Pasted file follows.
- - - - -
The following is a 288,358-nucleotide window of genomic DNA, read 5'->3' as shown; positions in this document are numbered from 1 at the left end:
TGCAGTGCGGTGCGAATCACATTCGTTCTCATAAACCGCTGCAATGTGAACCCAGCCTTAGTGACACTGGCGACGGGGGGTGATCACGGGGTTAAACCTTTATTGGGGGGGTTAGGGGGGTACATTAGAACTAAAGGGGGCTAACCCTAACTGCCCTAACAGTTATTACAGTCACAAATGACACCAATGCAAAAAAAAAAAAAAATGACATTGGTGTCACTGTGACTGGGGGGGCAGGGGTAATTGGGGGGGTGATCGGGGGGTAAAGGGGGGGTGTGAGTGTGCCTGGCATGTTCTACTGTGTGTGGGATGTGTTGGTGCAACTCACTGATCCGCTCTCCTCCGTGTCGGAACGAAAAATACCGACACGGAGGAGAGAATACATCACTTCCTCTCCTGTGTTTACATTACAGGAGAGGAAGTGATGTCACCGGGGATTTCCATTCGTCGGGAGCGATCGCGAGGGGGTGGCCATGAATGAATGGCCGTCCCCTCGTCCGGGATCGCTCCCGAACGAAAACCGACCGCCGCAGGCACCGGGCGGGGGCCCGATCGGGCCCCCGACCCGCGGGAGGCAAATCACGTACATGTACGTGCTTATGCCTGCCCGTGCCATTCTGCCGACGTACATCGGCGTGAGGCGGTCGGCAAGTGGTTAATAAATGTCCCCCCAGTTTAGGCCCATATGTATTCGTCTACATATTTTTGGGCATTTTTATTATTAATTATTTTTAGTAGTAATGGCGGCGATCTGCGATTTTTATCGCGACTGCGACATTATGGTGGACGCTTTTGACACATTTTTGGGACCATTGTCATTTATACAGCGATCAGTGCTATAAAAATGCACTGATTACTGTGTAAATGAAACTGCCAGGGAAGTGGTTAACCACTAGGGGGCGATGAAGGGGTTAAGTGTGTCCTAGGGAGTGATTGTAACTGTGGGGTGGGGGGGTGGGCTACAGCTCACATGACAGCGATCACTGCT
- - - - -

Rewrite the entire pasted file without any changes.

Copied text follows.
The following is a 288,358-nucleotide window of genomic DNA, read 5'->3' as shown; positions in this document are numbered from 1 at the left end:
TGCAGTGCGGTGCGAATCACATTCGTTCTCATAAACCGCTGCAATGTGAACCCAGCCTTAGTGACACTGGCGACGGGGGGTGATCACGGGGTTAAACCTTTATTGGGGGGGTTAGGGGGGTACATTAGAACTAAAGGGGGCTAACCCTAACTGCCCTAACAGTTATTACAGTCACAAATGACACCAATGCAAAAAAAAAAAAAAATGACATTGGTGTCACTGTGACTGGGGGGGCAGGGGTAATTGGGGGGGTGATCGGGGGGTAAAGGGGGGGTGTGAGTGTGCCTGGCATGTTCTACTGTGTGTGGGATGTGTTGGTGCAACTCACTGATCCGCTCTCCTCCGTGTCGGAACGAAAAATACCGACACGGAGGAGAGAATACATCACTTCCTCTCCTGTGTTTACATTACAGGAGAGGAAGTGATGTCACCGGGGATTTCCATTCGTCGGGAGCGATCGCGAGGGGGTGGCCATGAATGAATGGCCGTCCCCTCGTCCGGGATCGCTCCCGAACGAAAACCGACCGCCGCAGGCACCGGGCGGGGGCCCGATCGGGCCCCCGACCCGCGGGAGGCAAATCACGTACATGTACGTGCTTATGCCTGCCCGTGCCATTCTGCCGACGTACATCGGCGTGAGGCGGTCGGCAAGTGGTTAATAAATGTCCCCCCAGTTTAGGCCCATATGTATTCGTCTACATATTTTTGGGCATTTTTATTATTAATTATTTTTAGTAGTAATGGCGGCGATCTGCGATTTTTATCGCGACTGCGACATTATGGTGGACGCTTTTGACACATTTTTGGGACCATTGTCATTTATACAGCGATCAGTGCTATAAAAATGCACTGATTACTGTGTAAATGAAACTGCCAGGGAAGTGGTTAACCACTAGGGGGCGATGAAGGGGTTAAGTGTGTCCTAGGGAGTGATTGTAACTGTGGGGTGGGGGGGTGGGCTACAGCTCACATGACAGCGATCACTGCT